A LOCAL WATERFORD father, who in the face of being buried under the weight of a factual argument, formed from hearing expert opinion and researching statistics, was left with no choice but to win the argument he found himself in by deploying his favourite phrase; “look, I have daughters myself”.
Disturbed by just how much a debate surrounding the upcoming referendum was on the verge of changing his mind after he was exposed to information he had intentionally avoided up until now, Fergal Cannity (46), bore the near undetectable traces of a smirk as he realised once he uttered the words “look, I have daughters myself” he could declare himself victorious in the argument.
Cannity’s friendly hello to long-time neighbour Sheila Jeffries unwittingly lead onto a chat about the referendum across their shared fence, with Cannity’s asserting that after giving it thought he would be voting No, if he votes at all.
Jeffries relayed her own experience of having three children and how while she never envisaged needing an abortion, she confessed it would nice if Irish law changed to allow women and couples in the midst of difficult pregnancies access to medical care and options they may or may not end up choosing, as should be their choice.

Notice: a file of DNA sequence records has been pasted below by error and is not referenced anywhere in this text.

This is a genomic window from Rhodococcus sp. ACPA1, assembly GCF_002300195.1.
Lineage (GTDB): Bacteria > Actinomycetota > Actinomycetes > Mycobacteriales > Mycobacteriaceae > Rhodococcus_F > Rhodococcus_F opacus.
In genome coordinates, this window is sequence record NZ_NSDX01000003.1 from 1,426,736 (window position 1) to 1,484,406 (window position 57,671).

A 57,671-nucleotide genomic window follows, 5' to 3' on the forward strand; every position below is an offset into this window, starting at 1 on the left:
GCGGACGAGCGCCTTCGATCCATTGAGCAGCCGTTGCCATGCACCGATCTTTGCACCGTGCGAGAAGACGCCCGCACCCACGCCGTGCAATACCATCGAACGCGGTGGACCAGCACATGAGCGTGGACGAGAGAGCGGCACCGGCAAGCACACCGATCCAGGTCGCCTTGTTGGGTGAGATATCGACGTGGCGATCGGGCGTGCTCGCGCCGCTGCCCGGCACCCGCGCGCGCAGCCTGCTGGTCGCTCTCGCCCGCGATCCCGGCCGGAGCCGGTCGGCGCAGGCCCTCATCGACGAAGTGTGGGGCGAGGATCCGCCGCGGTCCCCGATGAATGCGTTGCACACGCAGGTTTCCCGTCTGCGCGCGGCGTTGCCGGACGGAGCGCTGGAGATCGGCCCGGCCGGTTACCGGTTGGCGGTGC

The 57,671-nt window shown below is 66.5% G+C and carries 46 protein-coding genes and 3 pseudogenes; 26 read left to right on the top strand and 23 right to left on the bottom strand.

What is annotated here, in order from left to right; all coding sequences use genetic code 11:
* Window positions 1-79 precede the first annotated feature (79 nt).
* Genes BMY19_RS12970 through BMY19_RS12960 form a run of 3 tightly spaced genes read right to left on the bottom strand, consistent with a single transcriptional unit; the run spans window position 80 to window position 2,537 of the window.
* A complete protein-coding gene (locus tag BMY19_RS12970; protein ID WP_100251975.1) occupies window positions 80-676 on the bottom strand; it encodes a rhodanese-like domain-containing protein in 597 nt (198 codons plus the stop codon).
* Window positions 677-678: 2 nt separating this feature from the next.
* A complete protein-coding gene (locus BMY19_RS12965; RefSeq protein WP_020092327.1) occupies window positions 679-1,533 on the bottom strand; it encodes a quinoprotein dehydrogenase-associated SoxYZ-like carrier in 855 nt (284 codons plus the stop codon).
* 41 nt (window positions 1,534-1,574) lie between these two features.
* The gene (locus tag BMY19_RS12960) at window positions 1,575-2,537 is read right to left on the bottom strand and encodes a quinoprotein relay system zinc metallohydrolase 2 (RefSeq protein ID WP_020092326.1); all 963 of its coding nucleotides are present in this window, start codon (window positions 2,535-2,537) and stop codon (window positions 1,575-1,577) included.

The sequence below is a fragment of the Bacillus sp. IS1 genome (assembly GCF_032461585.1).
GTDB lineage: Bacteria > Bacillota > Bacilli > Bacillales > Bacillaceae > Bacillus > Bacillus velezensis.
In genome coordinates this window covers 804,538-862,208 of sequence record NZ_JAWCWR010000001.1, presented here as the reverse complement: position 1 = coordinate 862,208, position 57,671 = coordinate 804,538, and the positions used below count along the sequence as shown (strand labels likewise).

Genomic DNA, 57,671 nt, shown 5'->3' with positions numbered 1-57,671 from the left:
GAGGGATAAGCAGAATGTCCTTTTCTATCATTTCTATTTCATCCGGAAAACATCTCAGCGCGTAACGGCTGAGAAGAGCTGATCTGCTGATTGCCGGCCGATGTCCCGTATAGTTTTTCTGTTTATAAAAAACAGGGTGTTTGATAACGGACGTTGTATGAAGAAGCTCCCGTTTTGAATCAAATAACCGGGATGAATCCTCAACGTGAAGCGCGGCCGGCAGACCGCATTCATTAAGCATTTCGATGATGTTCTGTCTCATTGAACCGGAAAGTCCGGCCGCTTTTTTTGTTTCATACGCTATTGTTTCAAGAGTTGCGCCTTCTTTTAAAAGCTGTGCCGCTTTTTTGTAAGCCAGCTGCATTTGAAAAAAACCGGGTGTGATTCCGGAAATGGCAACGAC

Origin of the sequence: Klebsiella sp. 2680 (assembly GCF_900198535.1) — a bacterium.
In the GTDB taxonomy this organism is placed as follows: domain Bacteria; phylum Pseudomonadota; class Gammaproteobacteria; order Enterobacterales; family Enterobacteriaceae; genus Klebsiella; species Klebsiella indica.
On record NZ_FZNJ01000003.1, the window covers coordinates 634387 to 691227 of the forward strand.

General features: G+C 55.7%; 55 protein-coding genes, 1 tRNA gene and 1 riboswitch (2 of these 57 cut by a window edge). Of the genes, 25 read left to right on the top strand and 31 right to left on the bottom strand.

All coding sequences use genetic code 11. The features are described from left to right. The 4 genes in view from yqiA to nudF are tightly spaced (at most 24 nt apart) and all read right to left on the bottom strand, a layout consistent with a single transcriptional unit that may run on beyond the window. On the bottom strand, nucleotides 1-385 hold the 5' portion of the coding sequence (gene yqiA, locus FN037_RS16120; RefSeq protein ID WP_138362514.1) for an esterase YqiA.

Under the impression he might not have been heard the first time due to his neighbour’s poor hearing, Cannity rephrased and stated “as father to two daughters myself” in an attempt to explain to his neighbour that sort of stuff just wouldn’t happen on his watch.
The debate tactic has worked flawlessly in the past for Cannity when he deemed it the perfect way to get his point across on matters relating to women, of which he had little desire to read up on and truly engage with.
It is believed ‘I have daughters myself’ can mean a range of things such as ‘I wouldn’t let my daughter develop a fatal foetal abnormality, so there’s no need to vote yes’ or ‘if I vote yes women, like my daughters, would fake being suicidal to get an abortion – you know, normal women things like that, so I’ll have to vote no’.